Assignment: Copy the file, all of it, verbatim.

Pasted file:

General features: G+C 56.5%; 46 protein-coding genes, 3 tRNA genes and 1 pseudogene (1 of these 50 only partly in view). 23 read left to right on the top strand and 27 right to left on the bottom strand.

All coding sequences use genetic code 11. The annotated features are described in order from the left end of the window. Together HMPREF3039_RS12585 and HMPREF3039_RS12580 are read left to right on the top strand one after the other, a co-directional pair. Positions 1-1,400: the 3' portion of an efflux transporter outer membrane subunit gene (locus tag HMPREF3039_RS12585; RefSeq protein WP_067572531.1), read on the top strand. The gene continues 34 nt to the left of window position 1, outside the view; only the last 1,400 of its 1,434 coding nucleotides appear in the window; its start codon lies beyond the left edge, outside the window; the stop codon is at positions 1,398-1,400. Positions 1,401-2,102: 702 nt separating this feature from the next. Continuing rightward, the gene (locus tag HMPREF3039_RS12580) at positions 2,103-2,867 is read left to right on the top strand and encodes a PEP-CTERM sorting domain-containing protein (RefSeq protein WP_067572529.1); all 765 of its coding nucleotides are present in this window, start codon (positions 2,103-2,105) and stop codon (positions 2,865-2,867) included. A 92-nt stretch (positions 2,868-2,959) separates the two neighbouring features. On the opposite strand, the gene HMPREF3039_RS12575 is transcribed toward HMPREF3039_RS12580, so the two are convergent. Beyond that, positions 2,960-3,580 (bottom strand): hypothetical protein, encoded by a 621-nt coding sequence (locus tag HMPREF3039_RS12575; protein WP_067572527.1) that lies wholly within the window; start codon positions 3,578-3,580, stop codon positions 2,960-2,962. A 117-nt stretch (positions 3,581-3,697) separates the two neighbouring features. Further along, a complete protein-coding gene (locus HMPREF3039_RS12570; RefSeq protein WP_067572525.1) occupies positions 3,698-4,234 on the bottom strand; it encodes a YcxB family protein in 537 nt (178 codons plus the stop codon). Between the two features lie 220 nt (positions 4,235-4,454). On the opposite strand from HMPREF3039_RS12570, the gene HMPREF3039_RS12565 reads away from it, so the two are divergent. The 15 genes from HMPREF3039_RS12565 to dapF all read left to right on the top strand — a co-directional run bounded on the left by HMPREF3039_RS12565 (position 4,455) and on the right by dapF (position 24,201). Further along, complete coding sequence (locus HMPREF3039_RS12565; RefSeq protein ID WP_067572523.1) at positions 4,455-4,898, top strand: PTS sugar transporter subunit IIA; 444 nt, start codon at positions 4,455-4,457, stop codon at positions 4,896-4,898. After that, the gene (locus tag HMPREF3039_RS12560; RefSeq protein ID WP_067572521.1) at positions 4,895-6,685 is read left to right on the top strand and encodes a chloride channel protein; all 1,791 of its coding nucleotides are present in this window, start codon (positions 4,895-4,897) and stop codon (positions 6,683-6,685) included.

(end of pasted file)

General features: G+C 56.5%; 46 protein-coding genes, 3 tRNA genes and 1 pseudogene (1 of these 50 only partly in view). 23 read left to right on the top strand and 27 right to left on the bottom strand.

All coding sequences use genetic code 11. The annotated features are described in order from the left end of the window. Together HMPREF3039_RS12585 and HMPREF3039_RS12580 are read left to right on the top strand one after the other, a co-directional pair. Positions 1-1,400: the 3' portion of an efflux transporter outer membrane subunit gene (locus tag HMPREF3039_RS12585; RefSeq protein WP_067572531.1), read on the top strand. The gene continues 34 nt to the left of window position 1, outside the view; only the last 1,400 of its 1,434 coding nucleotides appear in the window; its start codon lies beyond the left edge, outside the window; the stop codon is at positions 1,398-1,400. Positions 1,401-2,102: 702 nt separating this feature from the next. Continuing rightward, the gene (locus tag HMPREF3039_RS12580) at positions 2,103-2,867 is read left to right on the top strand and encodes a PEP-CTERM sorting domain-containing protein (RefSeq protein WP_067572529.1); all 765 of its coding nucleotides are present in this window, start codon (positions 2,103-2,105) and stop codon (positions 2,865-2,867) included. A 92-nt stretch (positions 2,868-2,959) separates the two neighbouring features. On the opposite strand, the gene HMPREF3039_RS12575 is transcribed toward HMPREF3039_RS12580, so the two are convergent. Beyond that, positions 2,960-3,580 (bottom strand): hypothetical protein, encoded by a 621-nt coding sequence (locus tag HMPREF3039_RS12575; protein WP_067572527.1) that lies wholly within the window; start codon positions 3,578-3,580, stop codon positions 2,960-2,962. A 117-nt stretch (positions 3,581-3,697) separates the two neighbouring features. Further along, a complete protein-coding gene (locus HMPREF3039_RS12570; RefSeq protein WP_067572525.1) occupies positions 3,698-4,234 on the bottom strand; it encodes a YcxB family protein in 537 nt (178 codons plus the stop codon). Between the two features lie 220 nt (positions 4,235-4,454). On the opposite strand from HMPREF3039_RS12570, the gene HMPREF3039_RS12565 reads away from it, so the two are divergent. The 15 genes from HMPREF3039_RS12565 to dapF all read left to right on the top strand — a co-directional run bounded on the left by HMPREF3039_RS12565 (position 4,455) and on the right by dapF (position 24,201). Further along, complete coding sequence (locus HMPREF3039_RS12565; RefSeq protein ID WP_067572523.1) at positions 4,455-4,898, top strand: PTS sugar transporter subunit IIA; 444 nt, start codon at positions 4,455-4,457, stop codon at positions 4,896-4,898. After that, the gene (locus tag HMPREF3039_RS12560; RefSeq protein ID WP_067572521.1) at positions 4,895-6,685 is read left to right on the top strand and encodes a chloride channel protein; all 1,791 of its coding nucleotides are present in this window, start codon (positions 4,895-4,897) and stop codon (positions 6,683-6,685) included.